DNA nails killer – probably

"Last Thursday morning the telephone rang at the home of Helén Nilsson's parents. It was the police. 'We've probably got the man who killed your daughter.'"

So began DN’s coverage of the story that has dominated this week’s front pages, the rape and murder of a 10 year old girl in the southern Swedish town of Hörby.

Last week a 52 year old man was arrested for her murder, after DNA profiling matched him to a tiny sample of semen found on her body. But what makes the case so significant is that the murder took place 15 years ago.

On 20th March 1989 Helén had arranged to meet her friends outside a shop in Hörby. She never arrived. For six days Sweden held its breath while police searched for her, but on 26th March a member of the public found her naked body in a plastic bag in a forest 25km from her home. It had been concealed by a mound of stones.

As well as the semen, forensic investigators took hairs, both human and from a dog, from the body and concluded that after being imprisoned for several days Helén had been beaten to death with a blunt instrument.

Over the following months and years a number of suspects were questioned, including a Danish rapist, a serial killer and a pair of cousins who were held for almost two months, but none were prosecuted.

The semen sample remained frozen at the State Criminal Technical Laboratory in Linköping. But last year it was sent to an English organisation, Forensic Science Service, which had developed a completely new method of analysis. In the autumn, Forensic Science Service returned a full DNA profile of the man the semen came from.

Armed with this new evidence, police began trawling their files for suspects and came up with 29 men whose DNA they wanted to compare with the profile. Among them was the 52 year old, who had only been on the fringes of the investigation for the last two years after renewed media interest had attracted some new tip-offs.

He willingly provided a sample of his DNA and was among the last five suspects to be tested. Last Wednesday Skåne police were informed that his DNA matched the profile and at around 10pm he was arrested at his home in Småland.

In a press conference the following day, police chief Henrik Malmquist was confident that they had got their man.

“According to the English company which carried out the DNA profiling, the chance is one in fifteen million that it wasn’t the 52 year old in custody who left traces on Helén Nilsson’s body.”

Nevertheless, the man denied the murder.

If at the time of his arrest little was known about the man except his age and where he lived, the days which followed brought a surge of revelations. And the undercurrent was that it was more than just his DNA profile that labelled him as the killer.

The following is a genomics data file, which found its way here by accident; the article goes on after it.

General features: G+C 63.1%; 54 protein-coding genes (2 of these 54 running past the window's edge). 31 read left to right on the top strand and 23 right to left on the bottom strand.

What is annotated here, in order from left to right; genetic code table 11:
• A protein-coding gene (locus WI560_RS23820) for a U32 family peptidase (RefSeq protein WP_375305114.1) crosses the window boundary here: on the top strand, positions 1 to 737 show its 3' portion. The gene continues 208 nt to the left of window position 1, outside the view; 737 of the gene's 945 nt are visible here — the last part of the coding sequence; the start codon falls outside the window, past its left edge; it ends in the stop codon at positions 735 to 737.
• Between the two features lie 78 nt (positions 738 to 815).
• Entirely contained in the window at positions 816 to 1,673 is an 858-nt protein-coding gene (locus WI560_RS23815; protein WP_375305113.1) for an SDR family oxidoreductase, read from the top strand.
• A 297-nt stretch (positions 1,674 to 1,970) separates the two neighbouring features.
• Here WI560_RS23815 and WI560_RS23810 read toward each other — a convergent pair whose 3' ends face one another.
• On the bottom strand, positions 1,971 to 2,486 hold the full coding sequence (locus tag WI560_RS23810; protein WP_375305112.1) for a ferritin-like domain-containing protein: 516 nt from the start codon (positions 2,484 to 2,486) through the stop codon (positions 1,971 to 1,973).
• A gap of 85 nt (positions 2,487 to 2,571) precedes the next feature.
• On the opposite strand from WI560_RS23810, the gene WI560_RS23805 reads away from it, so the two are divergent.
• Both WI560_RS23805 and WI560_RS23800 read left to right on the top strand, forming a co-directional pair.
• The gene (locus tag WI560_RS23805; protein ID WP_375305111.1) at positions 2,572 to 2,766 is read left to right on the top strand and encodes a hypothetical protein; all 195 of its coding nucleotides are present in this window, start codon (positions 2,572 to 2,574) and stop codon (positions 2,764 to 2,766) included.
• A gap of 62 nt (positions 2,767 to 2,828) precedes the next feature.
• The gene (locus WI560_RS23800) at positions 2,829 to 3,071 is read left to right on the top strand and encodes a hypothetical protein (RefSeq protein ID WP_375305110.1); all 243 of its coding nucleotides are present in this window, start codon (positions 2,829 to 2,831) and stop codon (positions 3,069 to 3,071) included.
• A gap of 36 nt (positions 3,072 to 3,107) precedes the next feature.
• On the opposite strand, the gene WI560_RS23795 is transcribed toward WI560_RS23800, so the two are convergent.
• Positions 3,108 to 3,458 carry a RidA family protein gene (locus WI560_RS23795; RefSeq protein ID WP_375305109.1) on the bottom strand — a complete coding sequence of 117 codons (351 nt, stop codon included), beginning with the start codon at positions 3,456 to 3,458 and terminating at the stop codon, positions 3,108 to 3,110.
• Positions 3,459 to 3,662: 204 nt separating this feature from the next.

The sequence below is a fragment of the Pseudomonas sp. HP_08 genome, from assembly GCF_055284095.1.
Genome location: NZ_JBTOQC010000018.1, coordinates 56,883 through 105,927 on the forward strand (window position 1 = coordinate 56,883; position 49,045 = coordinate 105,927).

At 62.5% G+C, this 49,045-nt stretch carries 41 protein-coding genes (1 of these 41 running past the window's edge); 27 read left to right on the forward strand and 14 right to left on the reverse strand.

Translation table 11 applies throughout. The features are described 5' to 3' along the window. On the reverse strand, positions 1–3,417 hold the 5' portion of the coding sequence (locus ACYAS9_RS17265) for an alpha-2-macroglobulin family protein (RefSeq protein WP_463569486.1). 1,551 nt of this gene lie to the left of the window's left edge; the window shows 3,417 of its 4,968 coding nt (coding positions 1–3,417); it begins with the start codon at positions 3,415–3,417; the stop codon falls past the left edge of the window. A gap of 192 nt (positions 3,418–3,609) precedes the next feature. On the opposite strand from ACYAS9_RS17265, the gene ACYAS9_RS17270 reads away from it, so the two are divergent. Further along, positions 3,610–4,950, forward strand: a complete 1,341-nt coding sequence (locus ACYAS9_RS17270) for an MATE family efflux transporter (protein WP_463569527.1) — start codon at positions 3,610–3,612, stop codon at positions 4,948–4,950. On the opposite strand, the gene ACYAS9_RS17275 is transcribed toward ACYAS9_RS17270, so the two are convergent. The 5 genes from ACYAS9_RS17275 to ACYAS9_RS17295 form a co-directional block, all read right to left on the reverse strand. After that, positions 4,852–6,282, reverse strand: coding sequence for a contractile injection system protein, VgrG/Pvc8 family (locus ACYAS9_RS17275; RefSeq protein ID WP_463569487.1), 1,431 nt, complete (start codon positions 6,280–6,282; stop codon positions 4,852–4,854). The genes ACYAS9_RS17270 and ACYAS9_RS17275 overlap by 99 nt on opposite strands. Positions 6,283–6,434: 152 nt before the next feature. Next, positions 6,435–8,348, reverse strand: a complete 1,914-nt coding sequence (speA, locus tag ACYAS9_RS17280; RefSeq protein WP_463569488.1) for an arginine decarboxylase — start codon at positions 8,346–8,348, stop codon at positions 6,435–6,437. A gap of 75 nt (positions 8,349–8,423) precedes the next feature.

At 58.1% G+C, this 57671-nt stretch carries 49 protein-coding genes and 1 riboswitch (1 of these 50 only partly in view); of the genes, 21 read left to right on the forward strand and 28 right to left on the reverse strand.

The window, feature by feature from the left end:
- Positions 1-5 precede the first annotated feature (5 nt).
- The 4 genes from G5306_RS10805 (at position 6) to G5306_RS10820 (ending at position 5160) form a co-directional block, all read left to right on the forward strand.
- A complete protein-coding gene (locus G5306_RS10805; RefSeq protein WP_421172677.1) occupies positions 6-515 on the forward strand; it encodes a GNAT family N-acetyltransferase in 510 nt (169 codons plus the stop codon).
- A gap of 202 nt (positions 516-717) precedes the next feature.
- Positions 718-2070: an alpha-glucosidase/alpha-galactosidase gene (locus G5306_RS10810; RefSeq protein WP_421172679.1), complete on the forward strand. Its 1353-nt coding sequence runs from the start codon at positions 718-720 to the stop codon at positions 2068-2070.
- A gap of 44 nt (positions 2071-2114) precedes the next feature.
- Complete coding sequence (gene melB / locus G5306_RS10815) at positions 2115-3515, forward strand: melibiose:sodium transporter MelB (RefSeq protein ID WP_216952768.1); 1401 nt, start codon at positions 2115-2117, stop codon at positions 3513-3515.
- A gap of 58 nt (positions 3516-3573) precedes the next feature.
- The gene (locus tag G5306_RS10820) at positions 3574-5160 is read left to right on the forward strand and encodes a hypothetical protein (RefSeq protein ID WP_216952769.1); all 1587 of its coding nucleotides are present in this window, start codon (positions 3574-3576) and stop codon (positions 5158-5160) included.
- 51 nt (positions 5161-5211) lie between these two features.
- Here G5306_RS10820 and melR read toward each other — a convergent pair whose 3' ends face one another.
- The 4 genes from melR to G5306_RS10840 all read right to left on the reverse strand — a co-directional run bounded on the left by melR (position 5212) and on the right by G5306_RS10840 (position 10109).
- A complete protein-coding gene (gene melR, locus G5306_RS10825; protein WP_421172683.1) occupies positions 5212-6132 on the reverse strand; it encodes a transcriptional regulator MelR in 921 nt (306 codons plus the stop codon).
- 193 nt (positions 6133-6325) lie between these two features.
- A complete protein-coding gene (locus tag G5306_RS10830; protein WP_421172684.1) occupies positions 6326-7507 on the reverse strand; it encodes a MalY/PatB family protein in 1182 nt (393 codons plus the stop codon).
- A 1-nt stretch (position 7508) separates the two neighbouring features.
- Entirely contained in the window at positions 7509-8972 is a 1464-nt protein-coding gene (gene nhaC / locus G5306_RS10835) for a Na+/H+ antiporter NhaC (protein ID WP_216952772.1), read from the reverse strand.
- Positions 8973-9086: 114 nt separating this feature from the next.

At the time of the murder the man was living in the Hörby area, but in 1990 he moved to Småland. He became known as a loner who was often seen with his dog. He had been in trouble for shoplifting and, according to Svenska Dagbladet, “causing a highway obstruction”, after laying nails and screws in a road.

He has a 13 year old son who lives with his mother in another country and he has been campaiging to be allowed to see him. Last year he had a letter about his case published in Expressen and he is said to have sought help from former Prime Minister Carl Bildt.

Monday’s tabloids declared that the man was considered to be a suicide risk and was not being given access to newspapers, television or radio. The stories that emerged throughout the rest of the week perhaps justified that decision.

Tuesday focused on the man’s somewhat vague links with a man who made pornographic films but Wednesday’s headlines will be considerably more damaging. According to a new witness the man is said to have told colleagues that the youngest girl he had had sex with was nine years old.

On Thursday the investigation turned to the man’s summer cottage, following an anonymous tip-off to the newspaper Skånska Dagbladet. The caller apparently provided precise details of where blood-stained clothes and a dead dog were buried. Thursday’s Aftonbladet reported that police had found “important evidence”, including dog hair, in the cottage.

The paper also revealed that the 52 year old is now a prime suspect for other unsolved murders of young girls in the south of Sweden. Top of the list is the murder of 26 year old Jannica Ekblad, who was also killed in 1989. She was found in the same type of plastic bag and with traces of the same type of dog hair as Helén Nilsson, and police have long suspected that the same person killed them.

As for the Helén Nilsson case, police chief Henrik Malmquist would not go so far as to say that it had been cleared up.

“But we have never before been so close to solving it,” he said.